In 1874 he was state senator from Franklin county. In 1892 was delegate from Massachusetts to Republican national convention in Minneapolis, and an active supporter of Harrison. Enlisted as a private in Co. I, 13th Vt. Vols., at Montpelier, August, 1862, promoted to first sergeant of that company, and later to first lieutenant Co. G, which he commanded at the battle of Gettysburg. He was mustered out with the regiment a month later; was colonel on the staff of Gov. Paul Dillingham. In 1887, '88 and '89 he was secretary and executive officer of the Vermont Commission to build monuments at Gettysburg.
Colonel Clarke has given the Home Market Bulletin reputation, influence and circulation second to no other economic journal in the world. He has delivered many public addresses and spoken in campaigns in several states; has held public discussions upon the tariff with Edward Atkinson, Josiah Quincy, W. L. Garrison and others of note, and has written upon it for leading magazines.
He was commander of Post Baldy Smith, G.A.R., at Saint Albans; junior vice-commander, Department of Vermont; belongs to Massachusetts Commandery, Loyal Legion of U. S. In 1890 was president of Vermont Veteran Association of Boston, and has been four times elected president of the Wellesley Club.
He married, Jan. 21, 1864, Josephine, daughter of Hon. E. D. and Eliza (Hodgkins) Briggs, of Rochester. They had three children: Albert Briggs (deceased), Josie Caroline (deceased), and Mary Elizabeth. His twin brother, Almon, was assistant surgeon 10th Vt. Vols., and surgeon 1st Vt. Cavalry. He lives in Sheboygan, Wis.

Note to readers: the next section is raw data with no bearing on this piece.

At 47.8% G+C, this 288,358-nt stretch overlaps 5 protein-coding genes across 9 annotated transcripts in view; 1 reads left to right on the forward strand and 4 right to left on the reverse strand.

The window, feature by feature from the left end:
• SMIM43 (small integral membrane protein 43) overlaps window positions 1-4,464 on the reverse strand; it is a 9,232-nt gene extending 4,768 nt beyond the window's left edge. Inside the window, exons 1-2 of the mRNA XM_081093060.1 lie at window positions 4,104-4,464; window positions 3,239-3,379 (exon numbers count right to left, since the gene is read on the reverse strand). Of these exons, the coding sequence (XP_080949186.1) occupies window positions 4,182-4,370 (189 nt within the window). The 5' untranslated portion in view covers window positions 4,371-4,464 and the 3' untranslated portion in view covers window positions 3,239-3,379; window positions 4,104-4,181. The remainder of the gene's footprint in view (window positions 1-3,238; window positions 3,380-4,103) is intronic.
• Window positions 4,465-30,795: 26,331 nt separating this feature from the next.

Source: Jacob G. Ullery, compiler, Men of Vermont: An Illustrated Biographical History of Vermonters and Sons of Vermont, (Transcript Publishing Company, Brattleboro, VT, 1894), Part III, pp. 41.
New York Times, Jul. 17, 1911
COL. ALBERT CLARKE DEAD
Civil War Veteran and Active as Editor of Protectionist Magazine.
HIGHGATE, Vt., July 10. - Col. Albert Clarke, for over twenty years Secretary of the Home Market Club of Boston, a protectionist organization, died to-day in his seventy-second year from the effects of a shock of paralysis sustained last Tuesday while here to attend a reunion of the Thirteenth Vermont Regiment Association.
Col. Clarke, who served three years in the civil war and headed the Thirteenth Vermont Volunteers at Gettysburg, had been active in the affairs of two States, Massachusetts and Vermont, as a newspaper editor and owner, Legislator and publicist. He was Judge Advocate General of the Grand Army of the Republic in 1897, and from 1890 to1902 was a member of the United States Industrial Commission, being Chairman the last two years.
Col. Clarke was born in Granville, Vt., on Oct. 13, 1840. In August 1862, he enlisted in the Thirteenth Vermont Volunteers and distinguished himself in the battle of Gettysburg, where he captured several Confederate cannon and a large number of prisoners. He served in the Vermont Senate, and in 1890 became a member of the Massachusetts House of Representatives, where he served as Chairman of the Ways and Means Committee until 1898.
Col. Clarke, who was the author of numerous addresses and pamphlets, was on the staff of the Boston Daily Advertiser for a time, was later editor and manager of the Rutland (Vt.) Herald, and in 1889 became editor of the Home Market Bulletin, now the Protectionist Magazine. In 1891 he was elected Secretary of the Home Market Club, which position he held up to the time of his death.
For years the Home Market Club has been active in protectionist propaganda and Col. Clarke had a large part in these activities.
Contributed by Tom Boudreau.